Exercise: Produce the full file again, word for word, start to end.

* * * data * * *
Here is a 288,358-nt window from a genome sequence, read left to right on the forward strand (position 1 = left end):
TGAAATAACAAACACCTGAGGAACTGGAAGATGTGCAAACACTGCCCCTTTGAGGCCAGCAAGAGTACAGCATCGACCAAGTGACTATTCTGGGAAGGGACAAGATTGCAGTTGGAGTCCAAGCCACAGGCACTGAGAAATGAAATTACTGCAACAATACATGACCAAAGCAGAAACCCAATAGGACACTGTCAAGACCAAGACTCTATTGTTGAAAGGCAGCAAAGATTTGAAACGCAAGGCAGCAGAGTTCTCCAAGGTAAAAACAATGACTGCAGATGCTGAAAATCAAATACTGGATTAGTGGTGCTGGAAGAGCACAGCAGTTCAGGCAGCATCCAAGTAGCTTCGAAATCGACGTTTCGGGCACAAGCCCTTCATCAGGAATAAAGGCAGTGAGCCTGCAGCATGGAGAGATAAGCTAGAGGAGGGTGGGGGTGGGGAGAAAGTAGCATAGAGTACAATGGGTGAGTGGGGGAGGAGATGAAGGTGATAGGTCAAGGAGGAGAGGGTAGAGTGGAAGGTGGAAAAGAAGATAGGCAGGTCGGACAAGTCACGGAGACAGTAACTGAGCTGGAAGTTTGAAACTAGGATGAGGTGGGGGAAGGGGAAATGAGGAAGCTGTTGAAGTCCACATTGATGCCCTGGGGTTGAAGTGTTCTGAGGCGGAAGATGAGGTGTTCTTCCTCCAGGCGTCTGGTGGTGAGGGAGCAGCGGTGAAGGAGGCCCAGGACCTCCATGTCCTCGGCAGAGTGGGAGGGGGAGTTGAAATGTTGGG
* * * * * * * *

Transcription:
Here is a 288,358-nt window from a genome sequence, read left to right on the forward strand (position 1 = left end):
TGAAATAACAAACACCTGAGGAACTGGAAGATGTGCAAACACTGCCCCTTTGAGGCCAGCAAGAGTACAGCATCGACCAAGTGACTATTCTGGGAAGGGACAAGATTGCAGTTGGAGTCCAAGCCACAGGCACTGAGAAATGAAATTACTGCAACAATACATGACCAAAGCAGAAACCCAATAGGACACTGTCAAGACCAAGACTCTATTGTTGAAAGGCAGCAAAGATTTGAAACGCAAGGCAGCAGAGTTCTCCAAGGTAAAAACAATGACTGCAGATGCTGAAAATCAAATACTGGATTAGTGGTGCTGGAAGAGCACAGCAGTTCAGGCAGCATCCAAGTAGCTTCGAAATCGACGTTTCGGGCACAAGCCCTTCATCAGGAATAAAGGCAGTGAGCCTGCAGCATGGAGAGATAAGCTAGAGGAGGGTGGGGGTGGGGAGAAAGTAGCATAGAGTACAATGGGTGAGTGGGGGAGGAGATGAAGGTGATAGGTCAAGGAGGAGAGGGTAGAGTGGAAGGTGGAAAAGAAGATAGGCAGGTCGGACAAGTCACGGAGACAGTAACTGAGCTGGAAGTTTGAAACTAGGATGAGGTGGGGGAAGGGGAAATGAGGAAGCTGTTGAAGTCCACATTGATGCCCTGGGGTTGAAGTGTTCTGAGGCGGAAGATGAGGTGTTCTTCCTCCAGGCGTCTGGTGGTGAGGGAGCAGCGGTGAAGGAGGCCCAGGACCTCCATGTCCTCGGCAGAGTGGGAGGGGGAGTTGAAATGTTGGG